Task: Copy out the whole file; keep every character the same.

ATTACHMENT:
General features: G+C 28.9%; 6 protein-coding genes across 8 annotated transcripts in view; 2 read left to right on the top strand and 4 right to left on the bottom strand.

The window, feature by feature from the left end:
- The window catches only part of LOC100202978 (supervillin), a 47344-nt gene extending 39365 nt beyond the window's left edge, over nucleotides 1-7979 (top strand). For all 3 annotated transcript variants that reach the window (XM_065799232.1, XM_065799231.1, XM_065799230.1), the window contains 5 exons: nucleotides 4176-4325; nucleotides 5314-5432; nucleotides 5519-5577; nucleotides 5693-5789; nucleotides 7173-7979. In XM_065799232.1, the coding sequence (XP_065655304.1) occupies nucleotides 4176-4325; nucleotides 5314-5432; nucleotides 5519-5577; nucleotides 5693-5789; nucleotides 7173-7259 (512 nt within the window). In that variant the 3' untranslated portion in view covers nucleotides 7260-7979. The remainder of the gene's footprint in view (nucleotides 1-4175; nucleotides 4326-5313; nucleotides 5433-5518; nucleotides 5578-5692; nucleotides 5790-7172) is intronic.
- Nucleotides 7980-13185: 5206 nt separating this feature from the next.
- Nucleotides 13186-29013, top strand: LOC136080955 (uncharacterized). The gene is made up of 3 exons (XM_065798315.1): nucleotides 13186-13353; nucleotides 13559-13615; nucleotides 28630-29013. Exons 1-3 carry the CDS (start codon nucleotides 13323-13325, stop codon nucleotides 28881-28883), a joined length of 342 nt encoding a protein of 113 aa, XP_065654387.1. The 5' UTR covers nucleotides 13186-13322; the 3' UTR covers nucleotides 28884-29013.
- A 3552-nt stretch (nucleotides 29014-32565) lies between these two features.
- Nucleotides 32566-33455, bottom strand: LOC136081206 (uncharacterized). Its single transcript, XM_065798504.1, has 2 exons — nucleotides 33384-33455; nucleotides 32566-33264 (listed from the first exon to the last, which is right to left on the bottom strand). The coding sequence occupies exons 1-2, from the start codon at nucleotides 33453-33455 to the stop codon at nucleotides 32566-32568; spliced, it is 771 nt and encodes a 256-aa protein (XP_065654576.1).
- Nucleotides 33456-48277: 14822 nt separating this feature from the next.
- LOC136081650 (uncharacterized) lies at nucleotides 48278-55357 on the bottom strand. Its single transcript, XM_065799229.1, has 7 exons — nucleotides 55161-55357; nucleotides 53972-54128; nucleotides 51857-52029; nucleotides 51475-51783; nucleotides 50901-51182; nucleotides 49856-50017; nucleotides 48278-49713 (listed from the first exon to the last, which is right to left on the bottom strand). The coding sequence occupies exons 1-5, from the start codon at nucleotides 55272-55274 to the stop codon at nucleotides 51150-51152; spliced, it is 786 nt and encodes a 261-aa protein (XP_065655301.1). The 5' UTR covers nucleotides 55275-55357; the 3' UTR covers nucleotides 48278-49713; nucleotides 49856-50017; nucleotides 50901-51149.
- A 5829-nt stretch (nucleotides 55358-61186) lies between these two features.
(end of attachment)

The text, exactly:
General features: G+C 28.9%; 6 protein-coding genes across 8 annotated transcripts in view; 2 read left to right on the top strand and 4 right to left on the bottom strand.

The window, feature by feature from the left end:
- The window catches only part of LOC100202978 (supervillin), a 47344-nt gene extending 39365 nt beyond the window's left edge, over nucleotides 1-7979 (top strand). For all 3 annotated transcript variants that reach the window (XM_065799232.1, XM_065799231.1, XM_065799230.1), the window contains 5 exons: nucleotides 4176-4325; nucleotides 5314-5432; nucleotides 5519-5577; nucleotides 5693-5789; nucleotides 7173-7979. In XM_065799232.1, the coding sequence (XP_065655304.1) occupies nucleotides 4176-4325; nucleotides 5314-5432; nucleotides 5519-5577; nucleotides 5693-5789; nucleotides 7173-7259 (512 nt within the window). In that variant the 3' untranslated portion in view covers nucleotides 7260-7979. The remainder of the gene's footprint in view (nucleotides 1-4175; nucleotides 4326-5313; nucleotides 5433-5518; nucleotides 5578-5692; nucleotides 5790-7172) is intronic.
- Nucleotides 7980-13185: 5206 nt separating this feature from the next.
- Nucleotides 13186-29013, top strand: LOC136080955 (uncharacterized). The gene is made up of 3 exons (XM_065798315.1): nucleotides 13186-13353; nucleotides 13559-13615; nucleotides 28630-29013. Exons 1-3 carry the CDS (start codon nucleotides 13323-13325, stop codon nucleotides 28881-28883), a joined length of 342 nt encoding a protein of 113 aa, XP_065654387.1. The 5' UTR covers nucleotides 13186-13322; the 3' UTR covers nucleotides 28884-29013.
- A 3552-nt stretch (nucleotides 29014-32565) lies between these two features.
- Nucleotides 32566-33455, bottom strand: LOC136081206 (uncharacterized). Its single transcript, XM_065798504.1, has 2 exons — nucleotides 33384-33455; nucleotides 32566-33264 (listed from the first exon to the last, which is right to left on the bottom strand). The coding sequence occupies exons 1-2, from the start codon at nucleotides 33453-33455 to the stop codon at nucleotides 32566-32568; spliced, it is 771 nt and encodes a 256-aa protein (XP_065654576.1).
- Nucleotides 33456-48277: 14822 nt separating this feature from the next.
- LOC136081650 (uncharacterized) lies at nucleotides 48278-55357 on the bottom strand. Its single transcript, XM_065799229.1, has 7 exons — nucleotides 55161-55357; nucleotides 53972-54128; nucleotides 51857-52029; nucleotides 51475-51783; nucleotides 50901-51182; nucleotides 49856-50017; nucleotides 48278-49713 (listed from the first exon to the last, which is right to left on the bottom strand). The coding sequence occupies exons 1-5, from the start codon at nucleotides 55272-55274 to the stop codon at nucleotides 51150-51152; spliced, it is 786 nt and encodes a 261-aa protein (XP_065655301.1). The 5' UTR covers nucleotides 55275-55357; the 3' UTR covers nucleotides 48278-49713; nucleotides 49856-50017; nucleotides 50901-51149.
- A 5829-nt stretch (nucleotides 55358-61186) lies between these two features.